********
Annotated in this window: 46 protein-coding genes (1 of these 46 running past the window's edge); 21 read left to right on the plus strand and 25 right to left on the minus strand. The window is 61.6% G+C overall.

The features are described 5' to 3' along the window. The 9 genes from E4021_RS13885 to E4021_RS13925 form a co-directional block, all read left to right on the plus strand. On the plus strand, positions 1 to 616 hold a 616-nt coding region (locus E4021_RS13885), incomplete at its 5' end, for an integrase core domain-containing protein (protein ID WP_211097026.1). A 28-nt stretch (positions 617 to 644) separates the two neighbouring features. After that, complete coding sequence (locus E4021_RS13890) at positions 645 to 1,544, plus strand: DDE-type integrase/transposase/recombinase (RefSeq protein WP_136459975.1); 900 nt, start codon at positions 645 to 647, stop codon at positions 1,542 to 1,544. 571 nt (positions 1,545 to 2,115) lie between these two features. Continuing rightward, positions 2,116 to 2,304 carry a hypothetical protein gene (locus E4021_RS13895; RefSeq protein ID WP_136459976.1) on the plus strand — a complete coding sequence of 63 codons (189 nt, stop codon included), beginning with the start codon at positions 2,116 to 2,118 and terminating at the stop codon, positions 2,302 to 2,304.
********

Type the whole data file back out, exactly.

Annotated in this window: 46 protein-coding genes (1 of these 46 running past the window's edge); 21 read left to right on the plus strand and 25 right to left on the minus strand. The window is 61.6% G+C overall.

The features are described 5' to 3' along the window. The 9 genes from E4021_RS13885 to E4021_RS13925 form a co-directional block, all read left to right on the plus strand. On the plus strand, positions 1 to 616 hold a 616-nt coding region (locus E4021_RS13885), incomplete at its 5' end, for an integrase core domain-containing protein (protein ID WP_211097026.1). A 28-nt stretch (positions 617 to 644) separates the two neighbouring features. After that, complete coding sequence (locus E4021_RS13890) at positions 645 to 1,544, plus strand: DDE-type integrase/transposase/recombinase (RefSeq protein WP_136459975.1); 900 nt, start codon at positions 645 to 647, stop codon at positions 1,542 to 1,544. 571 nt (positions 1,545 to 2,115) lie between these two features. Continuing rightward, positions 2,116 to 2,304 carry a hypothetical protein gene (locus E4021_RS13895; RefSeq protein ID WP_136459976.1) on the plus strand — a complete coding sequence of 63 codons (189 nt, stop codon included), beginning with the start codon at positions 2,116 to 2,118 and terminating at the stop codon, positions 2,302 to 2,304.